A common practice when developers confront faults for which they have no hypothesis is to consult external resources. In co-located development teams, developers may consult an experienced developer. However, studies have found that developers may not always find an experienced coworker available [16, 21]. Developers may also search the internet for potential hypotheses, posting questions and examining responses to prior questions in community resources such as Stack Overflow [38, 34]. Success depends on several factors, including asking sufficiently precise questions and providing enough information about the problem[33, 26, 5].

While prior work has examined how developers form and test hypotheses, little work has systematically examined how a range of factors impact the generation and use of hypotheses in the debugging process. To our knowledge, we are the first study to ask developers to repeatedly report their debugging hypotheses and examine the relationship between situational factors, the generation of hypotheses, and debugging success. We offer the first evidence about how offering fault locations or a set of potential hypotheses might help developers in formulating and testing hypotheses.

Iii Preliminary Study: Searching for help

To better understand the challenges developers may face in formulating hypotheses, given the opportunity to use modern Internet resources, we conducted a small preliminary study. To observe developers, we chose to use live-streamed programming videos, where developers live-stream their programming activities for other developers to watch. [2]. In live-streamed programming, developers live-stream their work on real-world development tasks fixing issues and implementing features for open source projects. During the live-streamed session, developers keep their viewers engaged by frequently thinking aloud, articulating intentions, goals and hypotheses, which make these videos a valuable data source for observational studies [3]. After finishing streaming their work, developers archive the videos on online platforms such as YouTube. We selected three videos of developers (D1, D2, and D3) working on different open source projects hosted in GitHub for 177, 85, and 104 minutes, respectively. The selection process followed a systematic approach. We first searched for videos posted in developer communities such as the r/WatchPeopleCode subReddit. We then checked if the video showed developers working on an open source project by searching for the project in GitHub. Finally, we skimmed the video to determine if it included the developer searching the Web while debugging. Our replication package contains the data for this study [1].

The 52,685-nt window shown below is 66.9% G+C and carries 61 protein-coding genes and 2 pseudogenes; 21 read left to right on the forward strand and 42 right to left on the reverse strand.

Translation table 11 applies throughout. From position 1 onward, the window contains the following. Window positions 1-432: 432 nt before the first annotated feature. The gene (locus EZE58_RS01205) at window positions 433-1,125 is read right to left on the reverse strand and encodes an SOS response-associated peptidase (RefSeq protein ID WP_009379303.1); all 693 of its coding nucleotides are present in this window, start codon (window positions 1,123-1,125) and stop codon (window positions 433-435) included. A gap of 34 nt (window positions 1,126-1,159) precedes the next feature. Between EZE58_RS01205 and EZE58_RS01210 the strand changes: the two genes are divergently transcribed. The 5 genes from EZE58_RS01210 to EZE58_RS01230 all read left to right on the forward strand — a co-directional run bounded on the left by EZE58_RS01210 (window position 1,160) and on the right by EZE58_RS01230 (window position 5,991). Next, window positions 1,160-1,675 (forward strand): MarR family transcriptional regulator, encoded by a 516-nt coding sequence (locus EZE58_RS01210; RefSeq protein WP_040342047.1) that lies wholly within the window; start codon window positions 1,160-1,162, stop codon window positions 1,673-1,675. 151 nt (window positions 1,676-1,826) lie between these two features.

D1 was building a search engine for Reddit in Python. During his three hour programming session, he encountered a defect related to his use of the shelve API. He hypothesized that he “maybe needs to specify the file type“ when calling the API. Using this hypothesis, he searched the Internet and started reading the official documentation for a few minutes, stopping reading as there was no API to specify the file type. Unable to hypothesize, he switched to Google and pasted the error message in the search field. He started browsing a related Stack Overflow post (Figure 1) that suggested potential solutions. He decided to try a solution, stating that “this looks like the problem I am having now”. He copied the suggested fix and pasted it into his code, but the error still occurred. Blocked from further progress in his debugging task, he decided to end the session. In his next video, he discovered the bug was due to an incorrect parameter to one of the APIs calls. He did not consider this possibility in formulating his search query.

Fig. 1: Faced with an error message, D1 read a Stack Overflow post.

In his 85 min programming session, D2 worked to build a face detection program using C++ and openCV APIs. While trying to compile the program, he received an error message of “undefined reference to cv”. His first hypothesis was that the defect was due to incorrect usage of the standard I/O APIs. However, after changing it to a simple print statement, the code still did not compile. He then copied part of the error message and searched the Internet. He spent around 20 minutes testing multiple hypotheses suggested on Stack Overflow, such as checking for typos and changing compilers. However, none were correct. Two of the developers watching his live-stream offered the hypothesis that the defect was due to an issue in the way the OpenCV library was linked at compile time. After searching with just three words, “link to openCv”, he was able to find relevant information and successfully fix the defect.